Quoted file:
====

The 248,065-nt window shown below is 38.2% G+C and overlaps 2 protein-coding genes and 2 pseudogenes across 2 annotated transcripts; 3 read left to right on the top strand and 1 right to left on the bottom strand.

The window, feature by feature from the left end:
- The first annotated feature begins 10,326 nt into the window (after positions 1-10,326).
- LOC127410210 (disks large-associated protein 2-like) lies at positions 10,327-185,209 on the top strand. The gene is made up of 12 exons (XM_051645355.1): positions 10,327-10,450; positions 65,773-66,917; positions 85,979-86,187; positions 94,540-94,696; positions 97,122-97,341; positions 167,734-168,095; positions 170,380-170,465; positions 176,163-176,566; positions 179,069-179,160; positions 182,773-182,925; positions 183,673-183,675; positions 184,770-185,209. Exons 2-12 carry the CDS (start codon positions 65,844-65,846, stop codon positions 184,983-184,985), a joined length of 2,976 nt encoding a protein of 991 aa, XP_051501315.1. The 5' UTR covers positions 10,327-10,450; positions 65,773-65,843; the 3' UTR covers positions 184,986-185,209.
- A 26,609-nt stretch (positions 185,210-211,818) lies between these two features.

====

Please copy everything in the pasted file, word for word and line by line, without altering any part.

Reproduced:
The 248,065-nt window shown below is 38.2% G+C and overlaps 2 protein-coding genes and 2 pseudogenes across 2 annotated transcripts; 3 read left to right on the top strand and 1 right to left on the bottom strand.

The window, feature by feature from the left end:
- The first annotated feature begins 10,326 nt into the window (after positions 1-10,326).
- LOC127410210 (disks large-associated protein 2-like) lies at positions 10,327-185,209 on the top strand. The gene is made up of 12 exons (XM_051645355.1): positions 10,327-10,450; positions 65,773-66,917; positions 85,979-86,187; positions 94,540-94,696; positions 97,122-97,341; positions 167,734-168,095; positions 170,380-170,465; positions 176,163-176,566; positions 179,069-179,160; positions 182,773-182,925; positions 183,673-183,675; positions 184,770-185,209. Exons 2-12 carry the CDS (start codon positions 65,844-65,846, stop codon positions 184,983-184,985), a joined length of 2,976 nt encoding a protein of 991 aa, XP_051501315.1. The 5' UTR covers positions 10,327-10,450; positions 65,773-65,843; the 3' UTR covers positions 184,986-185,209.
- A 26,609-nt stretch (positions 185,210-211,818) lies between these two features.